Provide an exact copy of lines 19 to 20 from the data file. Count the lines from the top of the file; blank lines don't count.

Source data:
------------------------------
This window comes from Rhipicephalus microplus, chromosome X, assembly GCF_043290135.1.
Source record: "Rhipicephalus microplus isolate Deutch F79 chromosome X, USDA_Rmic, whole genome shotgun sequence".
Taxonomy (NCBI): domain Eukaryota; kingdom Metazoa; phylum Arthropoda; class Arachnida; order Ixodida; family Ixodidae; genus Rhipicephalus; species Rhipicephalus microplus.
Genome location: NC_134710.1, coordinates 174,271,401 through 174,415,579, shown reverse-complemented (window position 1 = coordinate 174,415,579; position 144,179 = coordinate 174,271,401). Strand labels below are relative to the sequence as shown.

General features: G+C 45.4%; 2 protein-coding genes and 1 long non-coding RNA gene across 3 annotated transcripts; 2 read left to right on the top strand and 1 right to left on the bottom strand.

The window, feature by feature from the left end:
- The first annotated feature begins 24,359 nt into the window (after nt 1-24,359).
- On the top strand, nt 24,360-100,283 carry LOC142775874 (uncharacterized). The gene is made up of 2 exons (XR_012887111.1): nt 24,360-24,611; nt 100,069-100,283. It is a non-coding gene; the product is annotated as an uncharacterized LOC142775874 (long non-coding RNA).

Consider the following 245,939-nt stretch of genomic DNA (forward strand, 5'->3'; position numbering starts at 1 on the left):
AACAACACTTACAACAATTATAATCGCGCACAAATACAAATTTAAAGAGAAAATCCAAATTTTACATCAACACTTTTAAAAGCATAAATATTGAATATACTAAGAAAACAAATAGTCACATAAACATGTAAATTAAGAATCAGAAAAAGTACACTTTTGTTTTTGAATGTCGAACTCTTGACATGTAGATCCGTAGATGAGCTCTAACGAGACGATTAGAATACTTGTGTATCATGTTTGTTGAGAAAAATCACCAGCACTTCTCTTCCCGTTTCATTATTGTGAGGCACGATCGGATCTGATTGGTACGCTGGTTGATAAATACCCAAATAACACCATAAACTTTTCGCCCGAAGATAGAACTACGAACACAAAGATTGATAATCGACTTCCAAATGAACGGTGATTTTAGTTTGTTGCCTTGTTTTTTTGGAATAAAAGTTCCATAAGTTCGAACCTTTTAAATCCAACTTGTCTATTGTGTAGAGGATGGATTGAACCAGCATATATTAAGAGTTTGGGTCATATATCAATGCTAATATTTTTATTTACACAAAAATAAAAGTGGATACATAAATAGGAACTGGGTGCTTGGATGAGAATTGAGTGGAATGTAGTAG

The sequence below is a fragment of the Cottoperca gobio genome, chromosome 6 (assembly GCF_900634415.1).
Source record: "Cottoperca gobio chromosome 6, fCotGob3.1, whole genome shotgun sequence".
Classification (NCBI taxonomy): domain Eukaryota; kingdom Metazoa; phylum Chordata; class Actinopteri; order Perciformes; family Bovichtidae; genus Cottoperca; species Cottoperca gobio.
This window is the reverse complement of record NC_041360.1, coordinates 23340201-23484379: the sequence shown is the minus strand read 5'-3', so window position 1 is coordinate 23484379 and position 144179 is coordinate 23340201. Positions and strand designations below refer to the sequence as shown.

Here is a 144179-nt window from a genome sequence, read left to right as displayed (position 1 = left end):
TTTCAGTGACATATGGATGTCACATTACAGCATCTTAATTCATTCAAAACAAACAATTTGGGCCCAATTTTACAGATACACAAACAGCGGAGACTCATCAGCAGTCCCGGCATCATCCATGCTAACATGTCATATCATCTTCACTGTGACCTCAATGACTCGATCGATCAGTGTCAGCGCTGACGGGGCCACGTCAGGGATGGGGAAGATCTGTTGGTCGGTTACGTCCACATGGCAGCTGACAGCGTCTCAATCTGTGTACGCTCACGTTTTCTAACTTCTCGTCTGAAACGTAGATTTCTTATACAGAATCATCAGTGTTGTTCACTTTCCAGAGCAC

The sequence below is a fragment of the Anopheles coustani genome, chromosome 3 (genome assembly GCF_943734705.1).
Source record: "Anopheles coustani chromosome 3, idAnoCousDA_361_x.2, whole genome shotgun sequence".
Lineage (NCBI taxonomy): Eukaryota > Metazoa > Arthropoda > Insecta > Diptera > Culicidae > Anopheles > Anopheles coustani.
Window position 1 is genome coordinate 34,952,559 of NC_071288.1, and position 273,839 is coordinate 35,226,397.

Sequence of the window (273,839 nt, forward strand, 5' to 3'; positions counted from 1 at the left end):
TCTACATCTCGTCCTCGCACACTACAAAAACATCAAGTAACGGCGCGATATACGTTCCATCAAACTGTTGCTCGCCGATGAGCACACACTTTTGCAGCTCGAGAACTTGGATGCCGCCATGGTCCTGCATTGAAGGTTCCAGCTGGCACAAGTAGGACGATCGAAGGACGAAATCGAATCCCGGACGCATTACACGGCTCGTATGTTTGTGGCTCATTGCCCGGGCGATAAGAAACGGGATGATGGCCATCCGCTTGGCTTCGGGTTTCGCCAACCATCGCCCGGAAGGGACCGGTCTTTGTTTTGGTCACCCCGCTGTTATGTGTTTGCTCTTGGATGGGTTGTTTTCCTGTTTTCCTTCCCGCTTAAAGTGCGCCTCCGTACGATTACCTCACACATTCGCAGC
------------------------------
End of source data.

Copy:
Lineage (NCBI taxonomy): Eukaryota > Metazoa > Arthropoda > Insecta > Diptera > Culicidae > Anopheles > Anopheles coustani.
Window position 1 is genome coordinate 34,952,559 of NC_071288.1, and position 273,839 is coordinate 35,226,397.